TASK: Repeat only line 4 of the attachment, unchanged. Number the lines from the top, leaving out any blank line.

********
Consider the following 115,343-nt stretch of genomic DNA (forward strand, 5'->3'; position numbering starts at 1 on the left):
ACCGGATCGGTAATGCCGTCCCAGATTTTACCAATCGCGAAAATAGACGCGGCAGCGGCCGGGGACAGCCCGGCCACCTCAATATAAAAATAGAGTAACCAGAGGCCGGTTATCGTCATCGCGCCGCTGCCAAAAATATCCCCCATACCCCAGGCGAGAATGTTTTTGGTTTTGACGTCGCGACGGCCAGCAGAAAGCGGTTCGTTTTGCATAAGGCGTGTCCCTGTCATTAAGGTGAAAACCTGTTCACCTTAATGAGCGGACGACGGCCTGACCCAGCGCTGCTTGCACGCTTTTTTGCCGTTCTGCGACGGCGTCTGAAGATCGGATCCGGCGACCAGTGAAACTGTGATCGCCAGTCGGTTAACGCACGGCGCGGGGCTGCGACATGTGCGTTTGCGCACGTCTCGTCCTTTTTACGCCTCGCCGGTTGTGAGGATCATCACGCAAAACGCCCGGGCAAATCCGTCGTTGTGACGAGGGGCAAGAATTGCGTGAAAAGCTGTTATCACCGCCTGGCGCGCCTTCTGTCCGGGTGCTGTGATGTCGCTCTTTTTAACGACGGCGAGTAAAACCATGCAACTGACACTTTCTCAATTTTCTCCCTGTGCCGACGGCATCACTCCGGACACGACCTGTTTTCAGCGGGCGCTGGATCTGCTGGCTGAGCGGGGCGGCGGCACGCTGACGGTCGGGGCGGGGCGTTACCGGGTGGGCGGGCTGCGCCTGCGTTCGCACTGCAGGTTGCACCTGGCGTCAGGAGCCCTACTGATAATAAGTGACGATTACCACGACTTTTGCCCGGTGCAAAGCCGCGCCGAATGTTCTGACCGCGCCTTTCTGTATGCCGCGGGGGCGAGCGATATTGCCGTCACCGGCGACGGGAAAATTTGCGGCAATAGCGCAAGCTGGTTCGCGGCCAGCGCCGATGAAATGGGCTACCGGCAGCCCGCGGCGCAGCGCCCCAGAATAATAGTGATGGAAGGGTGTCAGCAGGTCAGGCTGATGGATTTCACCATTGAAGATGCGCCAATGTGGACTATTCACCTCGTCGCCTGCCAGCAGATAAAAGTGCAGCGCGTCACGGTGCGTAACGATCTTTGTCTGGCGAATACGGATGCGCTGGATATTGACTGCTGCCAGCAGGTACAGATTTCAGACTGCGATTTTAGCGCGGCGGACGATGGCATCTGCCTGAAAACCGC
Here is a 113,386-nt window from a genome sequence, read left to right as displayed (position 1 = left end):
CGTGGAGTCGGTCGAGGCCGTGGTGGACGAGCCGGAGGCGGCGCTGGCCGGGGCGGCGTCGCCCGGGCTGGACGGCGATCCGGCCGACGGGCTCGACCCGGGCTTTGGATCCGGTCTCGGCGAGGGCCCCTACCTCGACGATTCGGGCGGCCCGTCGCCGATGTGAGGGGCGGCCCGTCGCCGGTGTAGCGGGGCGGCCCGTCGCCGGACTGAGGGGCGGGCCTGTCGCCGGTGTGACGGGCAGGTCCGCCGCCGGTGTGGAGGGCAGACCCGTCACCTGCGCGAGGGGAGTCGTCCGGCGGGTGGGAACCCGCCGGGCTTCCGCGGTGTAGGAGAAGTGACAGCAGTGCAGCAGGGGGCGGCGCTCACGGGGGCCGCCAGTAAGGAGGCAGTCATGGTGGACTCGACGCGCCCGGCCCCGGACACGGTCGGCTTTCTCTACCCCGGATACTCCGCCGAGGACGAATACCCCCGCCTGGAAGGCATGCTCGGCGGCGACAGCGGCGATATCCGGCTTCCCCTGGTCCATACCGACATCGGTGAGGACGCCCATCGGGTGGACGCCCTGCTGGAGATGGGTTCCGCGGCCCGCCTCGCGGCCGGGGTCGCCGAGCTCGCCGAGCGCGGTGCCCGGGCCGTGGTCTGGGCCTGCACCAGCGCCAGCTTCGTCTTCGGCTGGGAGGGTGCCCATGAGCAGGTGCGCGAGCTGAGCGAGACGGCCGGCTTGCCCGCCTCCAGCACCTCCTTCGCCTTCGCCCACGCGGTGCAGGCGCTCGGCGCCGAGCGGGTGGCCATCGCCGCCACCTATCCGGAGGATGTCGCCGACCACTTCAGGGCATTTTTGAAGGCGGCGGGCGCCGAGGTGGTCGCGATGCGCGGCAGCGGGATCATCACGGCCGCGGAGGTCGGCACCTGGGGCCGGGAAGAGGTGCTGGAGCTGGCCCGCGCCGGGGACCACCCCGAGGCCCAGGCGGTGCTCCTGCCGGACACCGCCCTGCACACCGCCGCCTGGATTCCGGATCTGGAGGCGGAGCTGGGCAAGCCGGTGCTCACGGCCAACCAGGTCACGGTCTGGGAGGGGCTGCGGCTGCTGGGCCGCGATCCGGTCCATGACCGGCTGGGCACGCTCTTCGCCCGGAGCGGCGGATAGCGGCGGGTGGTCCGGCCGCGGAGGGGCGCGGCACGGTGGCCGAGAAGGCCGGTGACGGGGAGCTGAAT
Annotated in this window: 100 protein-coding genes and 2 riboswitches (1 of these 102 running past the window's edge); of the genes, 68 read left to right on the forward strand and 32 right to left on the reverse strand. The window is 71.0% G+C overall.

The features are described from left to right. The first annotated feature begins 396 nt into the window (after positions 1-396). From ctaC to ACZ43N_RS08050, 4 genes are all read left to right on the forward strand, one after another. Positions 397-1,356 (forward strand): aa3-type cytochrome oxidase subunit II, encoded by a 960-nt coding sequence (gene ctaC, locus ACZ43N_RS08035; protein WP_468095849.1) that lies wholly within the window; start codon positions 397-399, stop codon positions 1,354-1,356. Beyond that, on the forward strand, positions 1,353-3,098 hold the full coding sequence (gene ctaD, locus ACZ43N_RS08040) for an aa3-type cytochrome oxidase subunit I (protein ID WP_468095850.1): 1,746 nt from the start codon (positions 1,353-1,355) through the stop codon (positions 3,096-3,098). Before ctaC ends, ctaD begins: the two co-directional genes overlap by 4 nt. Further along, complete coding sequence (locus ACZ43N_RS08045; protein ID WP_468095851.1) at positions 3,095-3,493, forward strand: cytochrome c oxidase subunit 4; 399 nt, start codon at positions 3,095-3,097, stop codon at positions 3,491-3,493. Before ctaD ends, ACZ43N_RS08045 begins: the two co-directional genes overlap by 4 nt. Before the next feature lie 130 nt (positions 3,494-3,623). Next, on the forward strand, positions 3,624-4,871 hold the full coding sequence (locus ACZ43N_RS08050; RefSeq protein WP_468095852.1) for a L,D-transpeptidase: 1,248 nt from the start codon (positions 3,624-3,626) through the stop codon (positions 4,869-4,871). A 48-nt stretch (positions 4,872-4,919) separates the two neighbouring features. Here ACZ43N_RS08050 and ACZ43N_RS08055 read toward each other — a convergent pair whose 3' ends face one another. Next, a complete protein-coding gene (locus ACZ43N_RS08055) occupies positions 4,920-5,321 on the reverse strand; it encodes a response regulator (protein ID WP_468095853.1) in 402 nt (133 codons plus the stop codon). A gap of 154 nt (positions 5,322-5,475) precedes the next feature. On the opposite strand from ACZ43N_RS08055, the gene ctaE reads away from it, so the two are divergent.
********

CGTGGAGTCGGTCGAGGCCGTGGTGGACGAGCCGGAGGCGGCGCTGGCCGGGGCGGCGTCGCCCGGGCTGGACGGCGATCCGGCCGACGGGCTCGACCCGGGCTTTGGATCCGGTCTCGGCGAGGGCCCCTACCTCGACGATTCGGGCGGCCCGTCGCCGATGTGAGGGGCGGCCCGTCGCCGGTGTAGCGGGGCGGCCCGTCGCCGGACTGAGGGGCGGGCCTGTCGCCGGTGTGACGGGCAGGTCCGCCGCCGGTGTGGAGGGCAGACCCGTCACCTGCGCGAGGGGAGTCGTCCGGCGGGTGGGAACCCGCCGGGCTTCCGCGGTGTAGGAGAAGTGACAGCAGTGCAGCAGGGGGCGGCGCTCACGGGGGCCGCCAGTAAGGAGGCAGTCATGGTGGACTCGACGCGCCCGGCCCCGGACACGGTCGGCTTTCTCTACCCCGGATACTCCGCCGAGGACGAATACCCCCGCCTGGAAGGCATGCTCGGCGGCGACAGCGGCGATATCCGGCTTCCCCTGGTCCATACCGACATCGGTGAGGACGCCCATCGGGTGGACGCCCTGCTGGAGATGGGTTCCGCGGCCCGCCTCGCGGCCGGGGTCGCCGAGCTCGCCGAGCGCGGTGCCCGGGCCGTGGTCTGGGCCTGCACCAGCGCCAGCTTCGTCTTCGGCTGGGAGGGTGCCCATGAGCAGGTGCGCGAGCTGAGCGAGACGGCCGGCTTGCCCGCCTCCAGCACCTCCTTCGCCTTCGCCCACGCGGTGCAGGCGCTCGGCGCCGAGCGGGTGGCCATCGCCGCCACCTATCCGGAGGATGTCGCCGACCACTTCAGGGCATTTTTGAAGGCGGCGGGCGCCGAGGTGGTCGCGATGCGCGGCAGCGGGATCATCACGGCCGCGGAGGTCGGCACCTGGGGCCGGGAAGAGGTGCTGGAGCTGGCCCGCGCCGGGGACCACCCCGAGGCCCAGGCGGTGCTCCTGCCGGACACCGCCCTGCACACCGCCGCCTGGATTCCGGATCTGGAGGCGGAGCTGGGCAAGCCGGTGCTCACGGCCAACCAGGTCACGGTCTGGGAGGGGCTGCGGCTGCTGGGCCGCGATCCGGTCCATGACCGGCTGGGCACGCTCTTCGCCCGGAGCGGCGGATAGCGGCGGGTGGTCCGGCCGCGGAGGGGCGCGGCACGGTGGCCGAGAAGGCCGGTGACGGGGAGCTGAAT